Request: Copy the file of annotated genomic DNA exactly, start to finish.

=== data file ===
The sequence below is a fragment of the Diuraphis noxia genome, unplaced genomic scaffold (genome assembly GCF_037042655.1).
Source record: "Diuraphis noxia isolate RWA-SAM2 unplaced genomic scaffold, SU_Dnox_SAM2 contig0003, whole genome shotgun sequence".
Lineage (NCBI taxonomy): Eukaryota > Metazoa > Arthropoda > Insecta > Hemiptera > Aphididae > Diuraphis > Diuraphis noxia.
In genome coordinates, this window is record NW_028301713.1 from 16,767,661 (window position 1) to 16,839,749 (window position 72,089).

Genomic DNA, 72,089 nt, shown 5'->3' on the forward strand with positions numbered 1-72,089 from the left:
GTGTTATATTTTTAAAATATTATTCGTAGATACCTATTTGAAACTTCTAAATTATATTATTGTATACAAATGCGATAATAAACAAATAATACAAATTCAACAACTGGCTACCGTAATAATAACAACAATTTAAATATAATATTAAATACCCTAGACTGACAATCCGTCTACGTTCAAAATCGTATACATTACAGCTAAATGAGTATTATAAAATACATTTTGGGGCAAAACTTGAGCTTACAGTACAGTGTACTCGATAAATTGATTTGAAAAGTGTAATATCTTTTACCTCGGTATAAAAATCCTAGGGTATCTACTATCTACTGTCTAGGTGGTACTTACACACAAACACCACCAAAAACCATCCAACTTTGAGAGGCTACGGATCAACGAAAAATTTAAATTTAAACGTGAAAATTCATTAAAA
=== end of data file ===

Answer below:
The sequence below is a fragment of the Diuraphis noxia genome, unplaced genomic scaffold (genome assembly GCF_037042655.1).
Source record: "Diuraphis noxia isolate RWA-SAM2 unplaced genomic scaffold, SU_Dnox_SAM2 contig0003, whole genome shotgun sequence".
Lineage (NCBI taxonomy): Eukaryota > Metazoa > Arthropoda > Insecta > Hemiptera > Aphididae > Diuraphis > Diuraphis noxia.
In genome coordinates, this window is record NW_028301713.1 from 16,767,661 (window position 1) to 16,839,749 (window position 72,089).

Genomic DNA, 72,089 nt, shown 5'->3' on the forward strand with positions numbered 1-72,089 from the left:
GTGTTATATTTTTAAAATATTATTCGTAGATACCTATTTGAAACTTCTAAATTATATTATTGTATACAAATGCGATAATAAACAAATAATACAAATTCAACAACTGGCTACCGTAATAATAACAACAATTTAAATATAATATTAAATACCCTAGACTGACAATCCGTCTACGTTCAAAATCGTATACATTACAGCTAAATGAGTATTATAAAATACATTTTGGGGCAAAACTTGAGCTTACAGTACAGTGTACTCGATAAATTGATTTGAAAAGTGTAATATCTTTTACCTCGGTATAAAAATCCTAGGGTATCTACTATCTACTGTCTAGGTGGTACTTACACACAAACACCACCAAAAACCATCCAACTTTGAGAGGCTACGGATCAACGAAAAATTTAAATTTAAACGTGAAAATTCATTAAAA